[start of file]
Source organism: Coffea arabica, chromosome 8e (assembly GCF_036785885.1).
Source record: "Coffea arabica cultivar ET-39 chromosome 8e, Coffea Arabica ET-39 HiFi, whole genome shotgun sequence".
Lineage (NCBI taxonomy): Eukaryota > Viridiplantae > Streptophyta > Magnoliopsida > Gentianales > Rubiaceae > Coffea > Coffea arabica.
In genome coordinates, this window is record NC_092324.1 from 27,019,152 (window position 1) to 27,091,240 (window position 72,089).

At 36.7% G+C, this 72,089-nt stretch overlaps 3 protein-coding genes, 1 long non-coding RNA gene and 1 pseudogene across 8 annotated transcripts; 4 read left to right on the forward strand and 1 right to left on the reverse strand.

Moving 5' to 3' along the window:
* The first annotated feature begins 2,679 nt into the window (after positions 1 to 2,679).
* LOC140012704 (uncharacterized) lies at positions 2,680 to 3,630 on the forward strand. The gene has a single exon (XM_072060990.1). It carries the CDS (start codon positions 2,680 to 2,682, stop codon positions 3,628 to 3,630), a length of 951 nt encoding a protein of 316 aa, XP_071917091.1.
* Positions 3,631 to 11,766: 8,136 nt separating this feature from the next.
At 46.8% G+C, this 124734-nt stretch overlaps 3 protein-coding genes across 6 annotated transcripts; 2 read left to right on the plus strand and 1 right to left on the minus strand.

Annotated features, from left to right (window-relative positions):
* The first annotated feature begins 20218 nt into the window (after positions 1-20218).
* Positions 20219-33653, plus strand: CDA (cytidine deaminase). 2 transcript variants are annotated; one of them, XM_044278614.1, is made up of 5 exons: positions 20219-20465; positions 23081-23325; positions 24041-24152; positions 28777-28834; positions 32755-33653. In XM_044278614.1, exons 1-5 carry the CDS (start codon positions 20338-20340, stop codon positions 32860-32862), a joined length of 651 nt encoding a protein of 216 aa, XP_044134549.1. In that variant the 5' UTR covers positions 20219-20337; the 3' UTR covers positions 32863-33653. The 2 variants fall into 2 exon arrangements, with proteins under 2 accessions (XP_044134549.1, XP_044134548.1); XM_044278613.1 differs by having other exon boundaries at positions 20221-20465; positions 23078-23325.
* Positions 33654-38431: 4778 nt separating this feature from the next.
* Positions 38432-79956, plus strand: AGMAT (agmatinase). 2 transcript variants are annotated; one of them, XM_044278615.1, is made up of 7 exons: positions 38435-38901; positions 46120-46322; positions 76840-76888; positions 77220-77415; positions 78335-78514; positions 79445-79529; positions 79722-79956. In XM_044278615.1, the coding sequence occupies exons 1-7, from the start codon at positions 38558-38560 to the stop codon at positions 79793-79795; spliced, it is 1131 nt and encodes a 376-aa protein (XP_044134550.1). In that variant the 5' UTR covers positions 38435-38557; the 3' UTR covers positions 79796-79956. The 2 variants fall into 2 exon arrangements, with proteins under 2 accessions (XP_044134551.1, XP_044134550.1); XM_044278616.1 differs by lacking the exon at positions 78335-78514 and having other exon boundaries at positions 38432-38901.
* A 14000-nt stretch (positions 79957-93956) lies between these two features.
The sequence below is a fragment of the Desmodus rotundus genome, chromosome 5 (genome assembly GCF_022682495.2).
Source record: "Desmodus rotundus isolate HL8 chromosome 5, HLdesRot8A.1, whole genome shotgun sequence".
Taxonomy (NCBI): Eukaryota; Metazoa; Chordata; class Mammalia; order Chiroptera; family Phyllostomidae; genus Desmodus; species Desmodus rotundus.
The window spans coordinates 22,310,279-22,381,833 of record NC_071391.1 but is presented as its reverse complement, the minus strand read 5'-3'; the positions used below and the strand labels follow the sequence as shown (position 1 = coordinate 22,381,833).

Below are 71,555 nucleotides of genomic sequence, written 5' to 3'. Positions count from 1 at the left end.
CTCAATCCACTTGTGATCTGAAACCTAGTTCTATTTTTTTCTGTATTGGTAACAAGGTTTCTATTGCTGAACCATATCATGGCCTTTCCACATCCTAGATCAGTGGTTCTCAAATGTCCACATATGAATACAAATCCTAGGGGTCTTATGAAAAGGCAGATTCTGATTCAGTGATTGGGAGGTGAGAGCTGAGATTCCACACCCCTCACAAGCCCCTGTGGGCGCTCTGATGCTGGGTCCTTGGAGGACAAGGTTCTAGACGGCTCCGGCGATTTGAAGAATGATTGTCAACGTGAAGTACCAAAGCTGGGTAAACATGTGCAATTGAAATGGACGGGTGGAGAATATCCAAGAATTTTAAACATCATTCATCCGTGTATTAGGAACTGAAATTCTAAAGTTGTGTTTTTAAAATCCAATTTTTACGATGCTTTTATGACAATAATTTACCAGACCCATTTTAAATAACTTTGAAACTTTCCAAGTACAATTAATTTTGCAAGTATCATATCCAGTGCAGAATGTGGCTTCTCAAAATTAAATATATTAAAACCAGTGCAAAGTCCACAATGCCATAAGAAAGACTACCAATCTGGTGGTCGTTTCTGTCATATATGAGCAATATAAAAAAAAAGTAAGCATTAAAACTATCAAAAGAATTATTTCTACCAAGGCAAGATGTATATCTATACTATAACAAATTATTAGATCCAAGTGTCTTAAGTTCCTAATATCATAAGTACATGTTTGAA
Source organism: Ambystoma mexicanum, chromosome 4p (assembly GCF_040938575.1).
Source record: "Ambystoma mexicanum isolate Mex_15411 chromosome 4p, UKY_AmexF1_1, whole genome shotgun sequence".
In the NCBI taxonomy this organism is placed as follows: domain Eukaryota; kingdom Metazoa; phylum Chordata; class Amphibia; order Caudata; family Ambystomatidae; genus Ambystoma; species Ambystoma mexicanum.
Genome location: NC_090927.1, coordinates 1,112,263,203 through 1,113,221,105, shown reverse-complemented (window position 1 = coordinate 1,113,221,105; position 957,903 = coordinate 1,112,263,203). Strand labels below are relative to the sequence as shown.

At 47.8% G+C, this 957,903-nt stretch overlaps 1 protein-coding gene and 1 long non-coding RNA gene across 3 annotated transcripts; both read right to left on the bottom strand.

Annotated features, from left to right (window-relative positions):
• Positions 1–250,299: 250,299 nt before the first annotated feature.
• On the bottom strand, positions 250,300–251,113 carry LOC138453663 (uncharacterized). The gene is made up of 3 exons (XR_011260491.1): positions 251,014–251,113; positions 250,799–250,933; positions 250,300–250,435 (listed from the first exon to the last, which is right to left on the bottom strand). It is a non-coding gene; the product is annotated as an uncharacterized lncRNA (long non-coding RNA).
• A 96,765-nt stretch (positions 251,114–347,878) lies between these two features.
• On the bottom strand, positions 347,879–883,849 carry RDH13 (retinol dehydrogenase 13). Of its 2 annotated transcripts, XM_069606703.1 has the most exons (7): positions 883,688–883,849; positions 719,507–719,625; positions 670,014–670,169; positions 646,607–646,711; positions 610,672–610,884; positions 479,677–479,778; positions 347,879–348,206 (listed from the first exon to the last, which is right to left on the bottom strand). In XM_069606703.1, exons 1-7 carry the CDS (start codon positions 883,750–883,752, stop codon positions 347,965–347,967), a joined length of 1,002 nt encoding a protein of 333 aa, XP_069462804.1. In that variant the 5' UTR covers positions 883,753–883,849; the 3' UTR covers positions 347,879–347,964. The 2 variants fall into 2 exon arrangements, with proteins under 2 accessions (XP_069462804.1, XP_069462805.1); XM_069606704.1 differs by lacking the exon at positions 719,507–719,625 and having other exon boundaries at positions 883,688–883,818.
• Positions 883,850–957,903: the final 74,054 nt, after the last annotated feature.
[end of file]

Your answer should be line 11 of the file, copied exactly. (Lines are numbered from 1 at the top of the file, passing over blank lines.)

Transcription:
Annotated features, from left to right (window-relative positions):